Archive Acquired of Theatre and Film Actor Peter O’Toole
AUSTIN, Texas - The Harry Ransom Center at The University of Texas at Austin has obtained the archive of British theatre and film actor Peter O’Toole (1932-2013).
After eight Academy Award nominations for his roles in “Lawrence of Arabia” (1962), “Becket” (1964), “The Lion in Winter” (1968), “Goodbye, Mr. Chips” (1969), “The Ruling Class” (1972), “The Stunt Man” (1980), “My Favorite Year” (1982) and “Venus” (2006), O’Toole received an honorary Oscar from the Academy of Motion Picture Arts and Sciences for his life-time’s work in film in 2002. O’Toole was also a distinguished stage actor who performed in the theatre from the 1950s through 1999.
The extensive archive contains theatre and film scripts along with O’Toole’s writings, including drafts, notes and working material for his multivolume memoir “Loitering with Intent.”
“It is with a respect for the past and an eye to the future that I recognize the importance of making my father’s archive accessible and preserving it for future generations,” said Kate O’Toole. “Thanks to the nature of film, my father’s work has already been immortalized. The Ransom Center now provides a world-class home for the private thoughts, conversations, notes and stories that illuminate such a long and distinguished career.”
The collection is rich with correspondence that offers insight into the relationships and workings of the theatre and film communities of which he was a part. Correspondents include Michael Blakemore, Marlon Brando, Michael Caine, John Gielgud, Peter Hall, Katherine Hepburn, Dustin Hoffman, Jeremy Irons, Spike Milligan, Paul Newman, Trevor Nunn, Laurence Olivier, Harold Pinter and Kevin Spacey, among many others.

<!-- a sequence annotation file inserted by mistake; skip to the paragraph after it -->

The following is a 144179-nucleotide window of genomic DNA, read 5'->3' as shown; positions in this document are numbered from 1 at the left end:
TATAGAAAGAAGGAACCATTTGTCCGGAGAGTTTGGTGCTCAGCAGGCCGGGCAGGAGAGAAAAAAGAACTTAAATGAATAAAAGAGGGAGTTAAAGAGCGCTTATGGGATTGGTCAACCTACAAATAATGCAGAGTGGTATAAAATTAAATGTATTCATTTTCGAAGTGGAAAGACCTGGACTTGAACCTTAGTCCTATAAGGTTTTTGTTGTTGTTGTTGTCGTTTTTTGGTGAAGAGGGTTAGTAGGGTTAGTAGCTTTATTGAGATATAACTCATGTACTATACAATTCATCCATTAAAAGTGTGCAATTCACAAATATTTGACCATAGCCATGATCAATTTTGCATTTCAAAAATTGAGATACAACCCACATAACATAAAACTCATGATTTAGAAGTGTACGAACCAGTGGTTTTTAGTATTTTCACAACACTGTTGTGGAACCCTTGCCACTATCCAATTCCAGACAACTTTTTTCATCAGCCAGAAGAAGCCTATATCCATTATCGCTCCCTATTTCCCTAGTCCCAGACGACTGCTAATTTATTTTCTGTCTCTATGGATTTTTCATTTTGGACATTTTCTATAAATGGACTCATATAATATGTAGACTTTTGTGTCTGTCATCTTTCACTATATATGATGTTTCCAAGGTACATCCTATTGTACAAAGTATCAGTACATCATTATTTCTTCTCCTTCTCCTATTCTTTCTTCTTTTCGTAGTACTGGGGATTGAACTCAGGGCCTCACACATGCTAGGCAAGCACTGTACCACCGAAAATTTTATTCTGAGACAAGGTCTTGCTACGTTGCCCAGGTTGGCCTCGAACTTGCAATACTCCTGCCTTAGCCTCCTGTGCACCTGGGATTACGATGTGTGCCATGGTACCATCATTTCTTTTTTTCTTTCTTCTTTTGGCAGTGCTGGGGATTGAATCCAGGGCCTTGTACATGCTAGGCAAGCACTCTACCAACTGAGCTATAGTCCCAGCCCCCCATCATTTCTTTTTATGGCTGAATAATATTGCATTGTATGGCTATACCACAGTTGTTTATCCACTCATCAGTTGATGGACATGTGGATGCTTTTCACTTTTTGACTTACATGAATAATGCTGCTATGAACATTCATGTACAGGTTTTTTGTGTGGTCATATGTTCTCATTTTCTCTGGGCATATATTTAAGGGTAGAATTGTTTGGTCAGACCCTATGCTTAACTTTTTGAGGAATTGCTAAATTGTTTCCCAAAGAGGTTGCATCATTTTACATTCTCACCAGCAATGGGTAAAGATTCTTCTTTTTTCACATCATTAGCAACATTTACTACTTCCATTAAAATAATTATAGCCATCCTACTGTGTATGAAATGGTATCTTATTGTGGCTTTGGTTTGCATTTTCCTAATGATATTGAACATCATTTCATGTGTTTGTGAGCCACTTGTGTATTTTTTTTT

The archive includes a rich photographic record documenting all periods of O’Toole’s personal and professional life. These include diaries and notebooks, theatre and film programs and memorabilia, audio recordings of his rehearsing lines and reciting poetry, awards, and a selection of iconic props and costume pieces, including his sword from the National Theatre’s inaugural production of “Hamlet” directed by Laurence Olivier.
Drafts of O’Toole’s unfinished third memoir dealing with his career on stage and screen will provide a valuable unpublished source for scholars, following upon his earlier memoirs “Loitering with Intent: The Child” (1992) and “Loitering with Intent: The Apprentice” (1997).
“Peter O’Toole was one of the most talented actors of stage and screen on either side of the Atlantic,” said Eric Colleary, Cline Curator of Theatre and Performing Arts at the Ransom Center. “People might be surprised to see his incredible talent with words in performance extended to dozens of published and unpublished writing projects represented in the archives. He was a brilliant writer, and his two published memoirs aside, this is an aspect of Peter O’Toole the world hasn’t yet seen.”
O’Toole began his career in theatre as a student at the Royal Academy of Dramatic Art from 1952 to 1954. He received early recognition as an actor with the Bristol Old Vic, the Royal Shakespeare Company and the National Theatre. His success in David Lean’s 1962 film “Lawrence of Arabia” made him a household name.
The O’Toole archive will also allow researchers and artists to interpret the entirety of his complex life and multifaceted career.
The materials join other collections at the Ransom Center that document the works of stage and screen performers, including Stella Adler; Robert De Niro; Edith Evans; Anne Jackson; George Bernard Shaw; Eli Wallach; Donald Wolfit, who appeared alongside O’Toole in several of his films; and strong holdings of British stage actors Henry Irving and Edmund Kean, whose life and works O’Toole studied and admired. The Ransom Center also holds a collection of T. E. Lawrence materials.
O’Toole is among that elite group of distinguished British actors honored with a memorial plaque in St. Paul’s Church, “the actors’ church,” in London’s Covent Garden.
The archive will be accessible once processed and cataloged.
Image: A studio photo of Elizabeth Taylor, Peter O’Toole, and Richard Burton (standing) on set of the 1964 film Becket. Photo courtesy of Harry Ransom Center